If you’re an Executive Director or a senior leader at your nonprofit, you may be thinking about how you wish you could do things differently. Newsflash: you can! We even put together a list of Small-yet-Effective Improvements that Executive Directors can make to help you chart out a great future at your nonprofit. But let’s not forget about another important group of leaders at your nonprofit—your board members. They may not be at your office five days a week, but they play an important role in the governance and leadership of your nonprofit. Why not challenge them to plan for their best term yet? By working with your board members to set ambitious goals and expectations, everyone can get on track to be productive and successful.
Commit to showing up and being prepared
Real talk for a sec. How is your board’s attendance rate, historically? Do they show up to the majority of meetings? And when they do show up, are they prepared? This might seem like a basic commitment, but showing up and being prepared is important for board members. Give your board members a goal, like showing up to 9 out of 10 meetings. Or! Gamify this goal to encourage accountability and make it really fun.
Also, encourage them to be prepared when they arrive at board meetings. This includes reading board reports and financials prior to the meeting, as well as any other documents you may send out ahead of time. Be sure to circulate this information a few days prior to the meeting so that they have time to review it. Honestly, showing up and being ready to do the dang thing is such a reasonable ask... They can make it a reality!
Get the training and support you need to succeed
How many of your board members have prior board experience? Have they had some training or education in the roles and responsibilities of a nonprofit board? Having training can be super helpful for your board members. Not only will it help them better understand their duty as a board member, it can encourage them to be more engaged. When you make your budget, consider setting aside some professional development money specifically for board members. If purse strings are feeling a little tight, seek out some less expensive or free resources like books, webinars, and even online articles. A team that learns together succeeds together!
Think of it like this: when your board has their act together, it means you and your team can focus on your jobs, not running interference or untangling sticky board situations.
Take more action and follow through
Chances are your board isn't showing up just to vote on and approve items on the agenda. It's reasonable to request them to do some work, be it fundraising, research, or attending community events. Set a resolution to encourage more action and make sure you follow through with it. At the end of board meetings, make sure the entire board is clear on next steps and action items. Double down by having your board chair or secretary send out a reminder email after the meeting, so no one can claim that they didn't know.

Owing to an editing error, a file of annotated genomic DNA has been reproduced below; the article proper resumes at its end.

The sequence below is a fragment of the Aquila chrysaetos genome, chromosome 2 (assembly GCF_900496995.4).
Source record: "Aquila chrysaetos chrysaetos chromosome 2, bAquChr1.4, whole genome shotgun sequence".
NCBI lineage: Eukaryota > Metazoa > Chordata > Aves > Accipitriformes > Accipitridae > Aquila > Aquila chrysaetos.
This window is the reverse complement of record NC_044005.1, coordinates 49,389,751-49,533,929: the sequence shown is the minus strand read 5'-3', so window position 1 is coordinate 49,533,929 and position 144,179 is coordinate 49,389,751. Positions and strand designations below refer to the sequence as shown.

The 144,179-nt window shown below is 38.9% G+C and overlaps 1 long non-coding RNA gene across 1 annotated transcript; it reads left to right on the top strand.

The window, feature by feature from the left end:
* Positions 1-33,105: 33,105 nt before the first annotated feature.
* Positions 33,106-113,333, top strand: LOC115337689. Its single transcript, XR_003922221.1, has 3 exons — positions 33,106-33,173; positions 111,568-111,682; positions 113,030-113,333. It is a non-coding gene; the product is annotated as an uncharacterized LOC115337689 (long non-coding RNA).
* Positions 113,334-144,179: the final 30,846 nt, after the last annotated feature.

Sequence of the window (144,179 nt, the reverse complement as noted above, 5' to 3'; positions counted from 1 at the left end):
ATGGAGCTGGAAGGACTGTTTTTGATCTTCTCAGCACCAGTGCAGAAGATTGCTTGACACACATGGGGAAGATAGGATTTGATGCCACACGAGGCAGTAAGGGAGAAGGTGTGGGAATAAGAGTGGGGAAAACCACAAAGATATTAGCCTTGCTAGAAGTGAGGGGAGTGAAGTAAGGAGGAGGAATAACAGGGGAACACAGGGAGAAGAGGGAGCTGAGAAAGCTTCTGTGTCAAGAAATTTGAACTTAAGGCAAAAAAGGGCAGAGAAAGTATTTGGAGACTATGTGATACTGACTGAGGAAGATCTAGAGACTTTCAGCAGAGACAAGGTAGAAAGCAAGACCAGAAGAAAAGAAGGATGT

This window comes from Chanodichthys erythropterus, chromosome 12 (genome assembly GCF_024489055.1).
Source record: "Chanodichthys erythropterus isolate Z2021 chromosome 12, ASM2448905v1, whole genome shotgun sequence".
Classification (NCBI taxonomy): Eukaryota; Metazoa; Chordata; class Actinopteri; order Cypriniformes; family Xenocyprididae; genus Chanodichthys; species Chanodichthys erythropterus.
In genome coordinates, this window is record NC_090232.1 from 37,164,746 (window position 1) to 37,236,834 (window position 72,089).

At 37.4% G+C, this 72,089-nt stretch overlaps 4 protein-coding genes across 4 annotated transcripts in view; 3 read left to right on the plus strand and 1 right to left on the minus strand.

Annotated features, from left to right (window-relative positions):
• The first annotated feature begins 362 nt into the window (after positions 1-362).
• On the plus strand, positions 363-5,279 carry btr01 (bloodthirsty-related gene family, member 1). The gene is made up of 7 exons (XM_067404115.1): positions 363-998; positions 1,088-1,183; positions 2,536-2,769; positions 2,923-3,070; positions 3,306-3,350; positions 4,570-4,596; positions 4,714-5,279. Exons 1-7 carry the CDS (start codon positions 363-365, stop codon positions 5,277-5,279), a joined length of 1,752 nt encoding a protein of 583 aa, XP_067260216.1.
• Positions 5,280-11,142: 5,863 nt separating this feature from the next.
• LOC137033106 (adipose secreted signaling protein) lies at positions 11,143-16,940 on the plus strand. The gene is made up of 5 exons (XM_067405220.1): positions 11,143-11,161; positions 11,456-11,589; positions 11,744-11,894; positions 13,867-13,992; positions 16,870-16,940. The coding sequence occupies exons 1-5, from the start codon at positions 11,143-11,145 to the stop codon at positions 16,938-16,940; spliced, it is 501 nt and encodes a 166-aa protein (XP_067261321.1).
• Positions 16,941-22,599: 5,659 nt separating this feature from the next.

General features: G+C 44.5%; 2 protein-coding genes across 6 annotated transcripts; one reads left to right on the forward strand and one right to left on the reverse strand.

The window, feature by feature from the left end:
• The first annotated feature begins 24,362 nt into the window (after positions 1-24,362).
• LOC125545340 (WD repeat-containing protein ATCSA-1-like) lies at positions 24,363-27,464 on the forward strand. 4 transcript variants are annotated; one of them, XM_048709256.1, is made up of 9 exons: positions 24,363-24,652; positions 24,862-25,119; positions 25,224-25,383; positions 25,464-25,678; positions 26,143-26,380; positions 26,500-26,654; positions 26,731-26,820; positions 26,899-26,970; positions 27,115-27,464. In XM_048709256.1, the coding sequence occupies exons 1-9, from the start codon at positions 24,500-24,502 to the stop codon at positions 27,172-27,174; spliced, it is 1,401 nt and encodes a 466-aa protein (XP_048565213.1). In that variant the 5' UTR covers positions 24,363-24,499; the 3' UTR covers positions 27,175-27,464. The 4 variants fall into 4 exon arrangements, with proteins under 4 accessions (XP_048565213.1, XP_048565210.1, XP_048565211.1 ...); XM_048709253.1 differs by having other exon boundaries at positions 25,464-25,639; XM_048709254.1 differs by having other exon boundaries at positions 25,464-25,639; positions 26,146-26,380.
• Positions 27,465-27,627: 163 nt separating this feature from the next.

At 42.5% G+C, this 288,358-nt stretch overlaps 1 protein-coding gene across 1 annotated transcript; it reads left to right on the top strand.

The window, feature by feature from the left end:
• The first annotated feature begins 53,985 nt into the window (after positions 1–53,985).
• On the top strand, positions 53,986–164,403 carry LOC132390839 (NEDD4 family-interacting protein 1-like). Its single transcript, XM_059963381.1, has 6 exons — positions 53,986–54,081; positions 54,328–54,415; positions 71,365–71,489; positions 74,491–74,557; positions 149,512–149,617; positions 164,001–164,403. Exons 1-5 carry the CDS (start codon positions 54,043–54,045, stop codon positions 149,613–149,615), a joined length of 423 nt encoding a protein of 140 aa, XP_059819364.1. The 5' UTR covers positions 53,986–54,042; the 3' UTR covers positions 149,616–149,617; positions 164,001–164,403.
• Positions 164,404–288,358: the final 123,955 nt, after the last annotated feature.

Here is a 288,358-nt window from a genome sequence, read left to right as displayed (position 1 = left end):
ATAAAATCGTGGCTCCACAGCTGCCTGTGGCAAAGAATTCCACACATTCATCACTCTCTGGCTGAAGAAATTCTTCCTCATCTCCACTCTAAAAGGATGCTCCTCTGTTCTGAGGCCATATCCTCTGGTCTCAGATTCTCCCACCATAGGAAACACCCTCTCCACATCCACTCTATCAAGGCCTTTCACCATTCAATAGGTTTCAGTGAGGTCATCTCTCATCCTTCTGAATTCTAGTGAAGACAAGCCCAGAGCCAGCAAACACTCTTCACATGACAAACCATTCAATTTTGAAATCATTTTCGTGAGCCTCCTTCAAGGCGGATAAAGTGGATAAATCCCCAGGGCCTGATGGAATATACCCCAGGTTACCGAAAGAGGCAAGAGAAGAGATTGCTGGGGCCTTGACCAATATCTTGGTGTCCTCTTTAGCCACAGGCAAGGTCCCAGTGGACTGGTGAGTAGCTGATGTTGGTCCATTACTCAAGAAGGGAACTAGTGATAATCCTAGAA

Check your directors' insurance
Nonprofit boards are liable for more than they may realize. That’s why it’s important to have directors' insurance. This protects board members in the event of a lawsuit or legal issue. Make sure your board members know what their liabilities are and what the directors' insurance covers. If you don’t have directors' insurance, make it a top priority to get a policy ASAP.
Create a succession plan
You may wish that some of your board members will stay on your board forever, but that’s not likely to happen. Board members tend to cycle off at the end of their terms, and in some cases, sooner. Your board needs to have a succession plan in place for recruiting, hiring, and onboarding new board members. This could be a committee task or you could make it a board-wide initiative.
Succession planning is crucial for all board members, but especially your board chair role. Be clear about who the next board chair will be and what you and your current board chair are doing to prepare the person in the wings. This is a big role to take on, and it comes with a learning curve. With some forward planning and training, you can make sure your next board chair is prepared and ready for the challenge.
Support the wellbeing of the Executive Director and staff
Nonprofit work is hard work! Since board members aren’t in the trenches in quite the same way as full-time staff, they may not see the full picture. Board members should encourage the Executive Director and staff to work reasonable hours, take their vacation days, and practice self-care. Supporting the ED and staff will encourage positive working relationships between everyone and a better working environment in the office.
Boards can also support the ED and staff by not micromanaging and respecting the chain of command. Day-to-day management is not the responsibility of board members. Establishing and respecting boundaries around board duties will keep everyone happier in the long run, trust us.
Make a personal gift to show your support
Board participation in philanthropy isn’t just good for your nonprofit’s fundraising bottom line, it’s a great way for board members to demonstrate their commitment to the cause. It doesn’t have to be a 4-, 5- or 6-figure gift; personal donations of any amount from each and every board member can demonstrate that the board collectively supports the organization in all the ways that matter most.
Nonprofit boards play an important role in the governance and leadership of an organization. Encouraging your board to be better, not just do better, is one of the ways you can support their leadership. They don’t have to commit to a complete personality overhaul to effect positive change—even setting one or two goals can make a big difference. Onward toward success!